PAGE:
Influenza Vaccine in Elderly Adults: Is High-Dose Better Than Standard-Dose?

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There was a 12.7% relative reduction in the incidence of hospital admissions in patients who received the high-dose vaccine.
There was a 12.7% relative reduction in the incidence of hospital admissions in patients who received the high-dose vaccine.

A high-dose trivalent influenza vaccine provided better protection against respiratory and all-cause hospital admissions than a standard-dose influenza vaccine in elderly nursing home residents, according to a study published in Lancet Respiratory Medicine.1

In the High Dose Influenza Vaccination and Morbidity & Mortality in US Nursing Homes study (ClinicalTrials.gov identifier: NCT01815268), a research team led by Stefan Gravenstein, MD, MPH, from Brown University's Warren Alpert School of Medicine, randomly assigned 823 Medicare-certified nursing homes so that their residents aged 65 years or older would receive either the high-dose vaccine (409 facilities) or the standard-dose vaccine (414 facilities) for the 2013 to 2014 influenza season. High-dose and standard-dose vaccines were administered to 26,639 and 26,369 residents, respectively.

On analysis of Medicare fee-for-service claims, the researchers found that hospital admissions related to pulmonary and influenza-like illness in the high-dose vaccine cohort were significantly lower in the 6 months after vaccination (0.185 per 1000 resident-days, or 3.4% over 6 months, vs 0.211 per 1000 resident-days, or 3.9% over 6 months; unadjusted risk ratio, 0.888 [95% CI, 0.785-1.005; P =.061]; adjusted relative risk, 0.873 [95% CI, 0.776-0.982; P =.023]).

After adjustment for prespecified patient and facility characteristics, there was a 12.7% relative reduction in the incidence of hospital admissions in patients who received the high-dose vaccine. All-cause incidence of hospital admission was significantly lower in the high-dose cohort (1.131 per 1000 resident-days, or 20.6% over 6 months, vs 1.209 per 1000 resident-days, or 22.1% over 6 months; absolute risk reduction, 0.933; 95% CI, 0.884-0.985; P =.012). No between-group differences were found for secondary outcomes of all-cause mortality or functional decline.

In an email interview with Pulmonology Advisor, Dr Gravenstein stated that patients aged 65 years and older at highest risk for hospitalization have the most to gain from high-dose influenza vaccine, but that all patients in that age group stand to benefit. "In several countries including the US and Canada, influenza vaccine is covered by insurance, yet a third or more don't avail themselves of this important annual benefit,"2 he noted. "A good place to start would be for influenza vaccine to gain cultural acceptance as something seniors would demand rather than shrug off, whether high dose or not. And those more informed could further nuance their decision as to which vaccine is right for them."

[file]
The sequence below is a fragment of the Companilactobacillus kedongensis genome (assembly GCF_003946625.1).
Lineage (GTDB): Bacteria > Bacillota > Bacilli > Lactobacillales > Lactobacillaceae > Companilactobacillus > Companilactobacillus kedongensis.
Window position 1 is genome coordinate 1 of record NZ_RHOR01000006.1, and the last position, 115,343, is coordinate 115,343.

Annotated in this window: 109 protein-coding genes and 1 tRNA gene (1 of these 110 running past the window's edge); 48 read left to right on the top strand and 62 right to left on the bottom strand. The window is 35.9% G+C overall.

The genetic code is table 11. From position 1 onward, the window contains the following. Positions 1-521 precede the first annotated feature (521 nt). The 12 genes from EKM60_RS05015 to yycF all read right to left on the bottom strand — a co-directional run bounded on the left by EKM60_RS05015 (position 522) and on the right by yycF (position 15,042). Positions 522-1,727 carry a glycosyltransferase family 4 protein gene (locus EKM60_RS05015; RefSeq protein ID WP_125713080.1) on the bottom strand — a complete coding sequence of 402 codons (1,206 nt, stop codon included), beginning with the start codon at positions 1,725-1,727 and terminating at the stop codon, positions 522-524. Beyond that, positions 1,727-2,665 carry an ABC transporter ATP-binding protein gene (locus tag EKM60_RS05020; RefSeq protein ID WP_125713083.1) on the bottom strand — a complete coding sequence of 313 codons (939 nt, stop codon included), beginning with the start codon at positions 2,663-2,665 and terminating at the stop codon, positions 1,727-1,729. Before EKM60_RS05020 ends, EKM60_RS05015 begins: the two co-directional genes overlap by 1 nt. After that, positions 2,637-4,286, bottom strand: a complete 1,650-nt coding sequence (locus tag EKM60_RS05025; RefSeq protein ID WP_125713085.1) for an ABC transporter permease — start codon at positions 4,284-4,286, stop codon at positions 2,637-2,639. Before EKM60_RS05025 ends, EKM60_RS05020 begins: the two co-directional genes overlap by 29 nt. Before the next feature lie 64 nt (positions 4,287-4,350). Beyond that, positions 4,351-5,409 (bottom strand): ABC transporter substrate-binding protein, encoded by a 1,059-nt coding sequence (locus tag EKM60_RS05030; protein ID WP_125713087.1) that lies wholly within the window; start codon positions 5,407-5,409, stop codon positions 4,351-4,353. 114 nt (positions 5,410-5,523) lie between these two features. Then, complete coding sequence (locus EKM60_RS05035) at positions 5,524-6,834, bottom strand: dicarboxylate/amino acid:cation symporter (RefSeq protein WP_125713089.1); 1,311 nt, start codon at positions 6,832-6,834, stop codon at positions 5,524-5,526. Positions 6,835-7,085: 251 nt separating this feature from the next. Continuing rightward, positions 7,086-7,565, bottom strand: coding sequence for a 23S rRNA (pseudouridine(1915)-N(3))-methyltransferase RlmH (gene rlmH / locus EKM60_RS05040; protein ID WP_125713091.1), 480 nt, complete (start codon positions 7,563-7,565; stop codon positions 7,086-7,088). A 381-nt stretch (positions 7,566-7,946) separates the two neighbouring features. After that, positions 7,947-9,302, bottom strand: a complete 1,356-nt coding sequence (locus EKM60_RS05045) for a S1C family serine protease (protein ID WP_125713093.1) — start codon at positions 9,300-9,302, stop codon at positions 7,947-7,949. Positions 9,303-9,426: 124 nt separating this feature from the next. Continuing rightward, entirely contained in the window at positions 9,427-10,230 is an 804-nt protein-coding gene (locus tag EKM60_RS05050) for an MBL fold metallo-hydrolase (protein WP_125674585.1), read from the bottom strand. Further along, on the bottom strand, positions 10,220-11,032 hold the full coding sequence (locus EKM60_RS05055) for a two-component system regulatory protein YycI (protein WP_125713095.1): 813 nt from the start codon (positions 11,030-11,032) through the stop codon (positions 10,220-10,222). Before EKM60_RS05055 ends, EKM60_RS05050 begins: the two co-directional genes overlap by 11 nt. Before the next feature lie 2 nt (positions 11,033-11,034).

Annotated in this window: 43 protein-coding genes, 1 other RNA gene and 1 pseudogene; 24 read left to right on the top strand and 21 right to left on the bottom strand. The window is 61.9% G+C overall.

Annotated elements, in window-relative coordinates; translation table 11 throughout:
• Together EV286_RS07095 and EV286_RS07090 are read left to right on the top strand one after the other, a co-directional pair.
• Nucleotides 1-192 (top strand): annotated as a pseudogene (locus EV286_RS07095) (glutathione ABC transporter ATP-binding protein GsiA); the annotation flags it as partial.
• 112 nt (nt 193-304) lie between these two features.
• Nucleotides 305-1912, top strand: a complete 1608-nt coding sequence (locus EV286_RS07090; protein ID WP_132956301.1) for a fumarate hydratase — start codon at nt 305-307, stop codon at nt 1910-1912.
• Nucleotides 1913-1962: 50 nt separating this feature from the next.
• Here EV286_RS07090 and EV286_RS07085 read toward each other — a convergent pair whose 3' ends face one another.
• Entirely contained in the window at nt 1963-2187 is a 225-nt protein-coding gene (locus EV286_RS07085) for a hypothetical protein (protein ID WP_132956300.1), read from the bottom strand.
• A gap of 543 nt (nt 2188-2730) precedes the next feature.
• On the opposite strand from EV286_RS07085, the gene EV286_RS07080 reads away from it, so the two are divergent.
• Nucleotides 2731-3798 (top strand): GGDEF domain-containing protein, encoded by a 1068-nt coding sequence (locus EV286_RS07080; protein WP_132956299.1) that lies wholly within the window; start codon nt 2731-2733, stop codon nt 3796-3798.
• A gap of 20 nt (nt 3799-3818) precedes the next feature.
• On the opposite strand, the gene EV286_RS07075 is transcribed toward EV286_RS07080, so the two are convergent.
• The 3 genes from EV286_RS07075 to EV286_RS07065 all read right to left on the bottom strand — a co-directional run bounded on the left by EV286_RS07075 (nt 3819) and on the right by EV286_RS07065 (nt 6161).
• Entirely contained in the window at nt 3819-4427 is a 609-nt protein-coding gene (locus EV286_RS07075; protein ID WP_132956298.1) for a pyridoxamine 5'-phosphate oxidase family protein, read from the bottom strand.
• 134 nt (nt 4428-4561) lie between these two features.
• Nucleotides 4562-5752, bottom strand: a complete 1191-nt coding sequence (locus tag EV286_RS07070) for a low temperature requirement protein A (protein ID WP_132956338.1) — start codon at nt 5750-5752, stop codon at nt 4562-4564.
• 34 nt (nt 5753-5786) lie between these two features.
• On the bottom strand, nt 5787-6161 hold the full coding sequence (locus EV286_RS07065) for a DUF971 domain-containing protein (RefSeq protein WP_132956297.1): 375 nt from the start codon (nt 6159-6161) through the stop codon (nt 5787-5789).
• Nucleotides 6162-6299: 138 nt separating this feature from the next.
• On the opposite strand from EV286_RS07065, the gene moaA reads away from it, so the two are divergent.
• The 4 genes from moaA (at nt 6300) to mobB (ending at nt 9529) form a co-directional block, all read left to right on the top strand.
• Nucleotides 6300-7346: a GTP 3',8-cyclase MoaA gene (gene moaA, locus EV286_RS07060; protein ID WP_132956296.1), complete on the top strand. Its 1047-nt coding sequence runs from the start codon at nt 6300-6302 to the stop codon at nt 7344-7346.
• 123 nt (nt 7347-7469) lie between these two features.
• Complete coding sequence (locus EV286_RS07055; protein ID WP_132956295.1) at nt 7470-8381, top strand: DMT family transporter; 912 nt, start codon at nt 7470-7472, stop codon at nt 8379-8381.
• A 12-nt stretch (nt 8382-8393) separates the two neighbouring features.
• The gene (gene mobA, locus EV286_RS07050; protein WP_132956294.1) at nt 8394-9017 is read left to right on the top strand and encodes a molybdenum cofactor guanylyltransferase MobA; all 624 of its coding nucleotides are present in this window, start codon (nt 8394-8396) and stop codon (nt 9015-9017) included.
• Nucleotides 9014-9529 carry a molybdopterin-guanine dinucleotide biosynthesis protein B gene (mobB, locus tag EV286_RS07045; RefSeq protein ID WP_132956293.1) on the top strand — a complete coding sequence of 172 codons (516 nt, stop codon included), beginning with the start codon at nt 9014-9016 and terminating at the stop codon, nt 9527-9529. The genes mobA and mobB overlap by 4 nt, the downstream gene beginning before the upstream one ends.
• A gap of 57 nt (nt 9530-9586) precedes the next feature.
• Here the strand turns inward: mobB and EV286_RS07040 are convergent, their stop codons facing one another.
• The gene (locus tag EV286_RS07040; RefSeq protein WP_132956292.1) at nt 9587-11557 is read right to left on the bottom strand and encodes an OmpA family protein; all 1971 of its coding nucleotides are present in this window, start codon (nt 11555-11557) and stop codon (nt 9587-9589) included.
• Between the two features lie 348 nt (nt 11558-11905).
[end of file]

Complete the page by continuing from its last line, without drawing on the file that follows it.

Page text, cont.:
Some experts had previously questioned the value of influenza vaccination in elderly adults, citing a lack of evidence.3 Although prior observational studies3,4 comparing morbidity and mortality risks in groups of vaccinated and unvaccinated older adults have been conducted, the current study was the first prospective randomized trial to directly evaluate the clinical effectiveness of licensed vaccines in a nursing home population.

"An important observation [about the study] for the many skeptics about influenza vaccine's ability to protect seniors is that influenza vaccine can offer protection from what matters most (hospitalization), even during a mild flu season," Dr Gravenstein noted. "Clinicians who think this reduced hospitalization risk is of value to their patients have a once-a-year opportunity to add it to their offerings."

Disclosures: Funding for this study was provided by Sanofi Pasteur. Dr Gravenstein reports grants and personal fees from Sanofi Pasteur, Seqirus, and Pfizer, as well as consulting or speaking fees from Catapult Consultants, GlaxoSmithKline, Healthcentric Advisors, Janssen, Merck, Novartis, Pfizer, and Longeveron. Dr Davidson reports grants from Sanofi Pasteur and Seqirus. Dr Han also reports grants from Sanofi Pasteur and Seqirus. Dr Mor reports fees for chairing the independent quality committee of HCR-Manorcare, a nursing home company, and for chairing the Scientific Advisor Committee of naviHealth, a post-acute care company.

References

  1. Gravenstein S, Davidson HE, Taljaard M, et al. Comparative effectiveness of high-dose versus standard-dose influenza vaccination on numbers of US nursing home residents admitted to hospital: a cluster-randomised trial [published online July 20, 2017]. Lancet Respir Med. doi:10.1016/S2213-2600(17)30235-7
  2. Flu Vaccination Coverage, United States, 2014-2015 Influenza Season. Atlanta, GA: US Centers for Disease Control and Prevention. https://www.cdc.gov/flu/fluvaxview/coverage-1415estimates.htm. Updated June 23, 2016. Accessed July 31, 2017.
  3. Simonsen L, Taylor RJ, Viboud C, Miller MA, Jackson LA. Mortality benefits of influenza vaccination in elderly people: an ongoing controversy. Lancet Infect Dis. 2007;7(10):658-666. doi:10.1016/S1473-3099(07)70236-0
  4. Pop-Vicas A, Rahman M, Gozalo PL, Gravenstein S, Mor V. Estimating the effect of influenza vaccination on nursing home residents' morbidity and mortality. J Am Geriatr Soc. 2015;63(9):1798-1804. doi:10.1111/jgs.13617
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